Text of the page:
Past studies suggest that caring for individuals with dementia can present several challenges for caregivers, often impacting their physical and emotional health. Consequently, this could impact the quality of care delivered to their care recipients. The goal of this project is to fill a current gap in available services within the community by providing education on risk reduction to care partners of individuals with early-state memory loss or mild cognitive impairment (a condition with subtle memory loss that may precede dementia, including Alzheimer’s dementia).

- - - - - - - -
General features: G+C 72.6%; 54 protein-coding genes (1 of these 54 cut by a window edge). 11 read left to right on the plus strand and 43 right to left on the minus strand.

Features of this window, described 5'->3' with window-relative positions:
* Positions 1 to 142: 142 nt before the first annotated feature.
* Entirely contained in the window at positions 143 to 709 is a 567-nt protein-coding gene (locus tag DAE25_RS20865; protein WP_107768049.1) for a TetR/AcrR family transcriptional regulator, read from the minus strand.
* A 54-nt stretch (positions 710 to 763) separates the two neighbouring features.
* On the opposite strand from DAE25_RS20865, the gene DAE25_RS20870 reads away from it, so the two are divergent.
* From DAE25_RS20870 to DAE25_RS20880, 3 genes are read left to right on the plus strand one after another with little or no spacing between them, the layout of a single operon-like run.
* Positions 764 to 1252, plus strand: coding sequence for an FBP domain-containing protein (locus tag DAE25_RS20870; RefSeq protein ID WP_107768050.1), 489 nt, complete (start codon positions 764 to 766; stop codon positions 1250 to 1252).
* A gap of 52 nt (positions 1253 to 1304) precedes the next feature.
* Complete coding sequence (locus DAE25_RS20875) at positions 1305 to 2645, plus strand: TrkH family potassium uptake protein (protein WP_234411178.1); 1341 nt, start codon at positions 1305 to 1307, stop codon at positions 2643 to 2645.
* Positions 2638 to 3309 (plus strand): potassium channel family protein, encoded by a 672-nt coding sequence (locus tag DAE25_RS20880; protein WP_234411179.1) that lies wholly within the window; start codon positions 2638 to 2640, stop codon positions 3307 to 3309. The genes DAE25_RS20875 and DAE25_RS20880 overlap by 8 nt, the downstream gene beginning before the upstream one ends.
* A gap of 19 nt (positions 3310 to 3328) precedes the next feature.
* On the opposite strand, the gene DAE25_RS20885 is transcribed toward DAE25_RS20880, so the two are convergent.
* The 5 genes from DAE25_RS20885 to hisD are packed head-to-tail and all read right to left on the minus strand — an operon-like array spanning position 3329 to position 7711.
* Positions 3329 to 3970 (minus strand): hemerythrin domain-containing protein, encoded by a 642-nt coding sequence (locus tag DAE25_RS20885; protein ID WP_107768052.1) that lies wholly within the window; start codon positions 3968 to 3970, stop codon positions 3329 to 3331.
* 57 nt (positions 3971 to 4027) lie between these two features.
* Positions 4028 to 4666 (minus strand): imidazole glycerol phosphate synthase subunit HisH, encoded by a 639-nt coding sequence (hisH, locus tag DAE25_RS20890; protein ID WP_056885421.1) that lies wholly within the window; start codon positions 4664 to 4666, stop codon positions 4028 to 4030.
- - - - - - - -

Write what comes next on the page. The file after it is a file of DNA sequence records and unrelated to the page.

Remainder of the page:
Caring for someone with Alzheimer’s disease and related dementias (ADRD) imposes a major burden for caregivers and other family members. Care partners for individuals with ADRD can have a profound effect on caregivers’ health and wellbeing. ADRD caregivers frequently experience high levels of stress and financial burden from care responsibilities, which can increase risk of emotional, mental, and physical health problems. Formal care partners report higher rates of chronic health conditions such as heart disease, cancer, diabetes (research-based brain health risks), and have higher rates of mortality. Research suggests that these adverse consequences of ADRD caregiving may be alleviated or prevented with respite care, support service, or early education. Ultimately, this pilot project aims to build on the timely dissemination of brain health information to an underserved population—care partners of individuals with early-stage memory loss or mild cognitive impairment.